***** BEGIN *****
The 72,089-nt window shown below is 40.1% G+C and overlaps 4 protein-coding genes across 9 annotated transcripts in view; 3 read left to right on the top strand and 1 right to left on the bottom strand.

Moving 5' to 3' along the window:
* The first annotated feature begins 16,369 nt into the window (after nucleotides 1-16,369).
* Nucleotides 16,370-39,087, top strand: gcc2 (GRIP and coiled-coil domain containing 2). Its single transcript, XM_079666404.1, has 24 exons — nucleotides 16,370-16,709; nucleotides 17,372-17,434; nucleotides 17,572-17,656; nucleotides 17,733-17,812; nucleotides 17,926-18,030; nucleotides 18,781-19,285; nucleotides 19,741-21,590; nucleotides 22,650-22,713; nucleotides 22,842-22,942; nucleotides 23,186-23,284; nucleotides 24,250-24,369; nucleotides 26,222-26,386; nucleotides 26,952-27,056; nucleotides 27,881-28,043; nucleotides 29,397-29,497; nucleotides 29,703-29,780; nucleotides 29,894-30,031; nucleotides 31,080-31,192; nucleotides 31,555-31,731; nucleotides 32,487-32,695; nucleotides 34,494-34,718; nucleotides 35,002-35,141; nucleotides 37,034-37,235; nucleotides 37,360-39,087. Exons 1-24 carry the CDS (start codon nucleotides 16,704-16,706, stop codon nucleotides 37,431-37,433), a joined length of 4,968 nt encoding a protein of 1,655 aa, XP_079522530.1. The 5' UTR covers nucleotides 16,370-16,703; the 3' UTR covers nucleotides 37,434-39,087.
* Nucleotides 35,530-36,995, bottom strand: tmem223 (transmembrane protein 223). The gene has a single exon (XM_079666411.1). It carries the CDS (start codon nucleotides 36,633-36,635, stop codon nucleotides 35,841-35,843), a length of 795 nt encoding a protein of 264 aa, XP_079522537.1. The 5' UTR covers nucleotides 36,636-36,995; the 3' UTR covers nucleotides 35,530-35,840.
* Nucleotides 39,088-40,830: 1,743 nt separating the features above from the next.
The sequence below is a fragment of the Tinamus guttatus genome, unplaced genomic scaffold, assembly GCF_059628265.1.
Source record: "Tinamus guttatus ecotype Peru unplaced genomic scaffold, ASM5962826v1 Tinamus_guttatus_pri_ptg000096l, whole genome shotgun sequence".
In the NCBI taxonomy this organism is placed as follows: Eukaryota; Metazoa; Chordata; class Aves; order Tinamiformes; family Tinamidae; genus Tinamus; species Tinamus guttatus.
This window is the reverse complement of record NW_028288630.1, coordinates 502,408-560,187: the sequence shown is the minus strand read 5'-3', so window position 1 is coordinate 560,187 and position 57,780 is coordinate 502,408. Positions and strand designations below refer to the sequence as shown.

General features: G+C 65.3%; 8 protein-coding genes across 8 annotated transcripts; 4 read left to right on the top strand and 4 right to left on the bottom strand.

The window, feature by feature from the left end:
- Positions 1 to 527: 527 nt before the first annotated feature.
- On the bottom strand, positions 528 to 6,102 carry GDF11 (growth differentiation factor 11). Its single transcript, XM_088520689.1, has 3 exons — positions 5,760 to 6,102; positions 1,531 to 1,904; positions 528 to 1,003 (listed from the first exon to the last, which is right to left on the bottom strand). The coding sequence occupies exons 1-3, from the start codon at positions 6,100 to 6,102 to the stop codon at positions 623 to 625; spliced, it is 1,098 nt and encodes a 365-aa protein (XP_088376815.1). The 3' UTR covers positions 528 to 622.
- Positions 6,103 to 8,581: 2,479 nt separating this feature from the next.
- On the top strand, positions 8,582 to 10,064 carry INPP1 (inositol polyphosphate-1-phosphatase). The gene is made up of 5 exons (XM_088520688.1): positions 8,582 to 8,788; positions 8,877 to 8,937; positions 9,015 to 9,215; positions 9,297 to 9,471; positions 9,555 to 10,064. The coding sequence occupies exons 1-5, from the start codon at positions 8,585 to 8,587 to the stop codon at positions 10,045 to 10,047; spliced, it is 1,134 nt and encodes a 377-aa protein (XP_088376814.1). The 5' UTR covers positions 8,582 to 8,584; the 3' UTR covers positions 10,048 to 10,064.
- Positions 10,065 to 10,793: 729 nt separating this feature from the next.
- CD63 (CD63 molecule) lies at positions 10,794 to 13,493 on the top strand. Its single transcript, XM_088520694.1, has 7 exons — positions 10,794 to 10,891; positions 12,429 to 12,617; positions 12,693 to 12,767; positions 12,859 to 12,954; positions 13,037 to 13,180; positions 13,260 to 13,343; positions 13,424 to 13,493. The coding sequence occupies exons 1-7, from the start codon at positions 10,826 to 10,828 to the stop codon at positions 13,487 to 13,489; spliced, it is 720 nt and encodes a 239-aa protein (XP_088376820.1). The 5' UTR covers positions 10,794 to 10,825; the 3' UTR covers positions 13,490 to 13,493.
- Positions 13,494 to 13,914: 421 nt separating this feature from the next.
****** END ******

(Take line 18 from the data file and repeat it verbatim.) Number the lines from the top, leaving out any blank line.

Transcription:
- CD63 (CD63 molecule) lies at positions 10,794 to 13,493 on the top strand. Its single transcript, XM_088520694.1, has 7 exons — positions 10,794 to 10,891; positions 12,429 to 12,617; positions 12,693 to 12,767; positions 12,859 to 12,954; positions 13,037 to 13,180; positions 13,260 to 13,343; positions 13,424 to 13,493. The coding sequence occupies exons 1-7, from the start codon at positions 10,826 to 10,828 to the stop codon at positions 13,487 to 13,489; spliced, it is 720 nt and encodes a 239-aa protein (XP_088376820.1). The 5' UTR covers positions 10,794 to 10,825; the 3' UTR covers positions 13,490 to 13,493.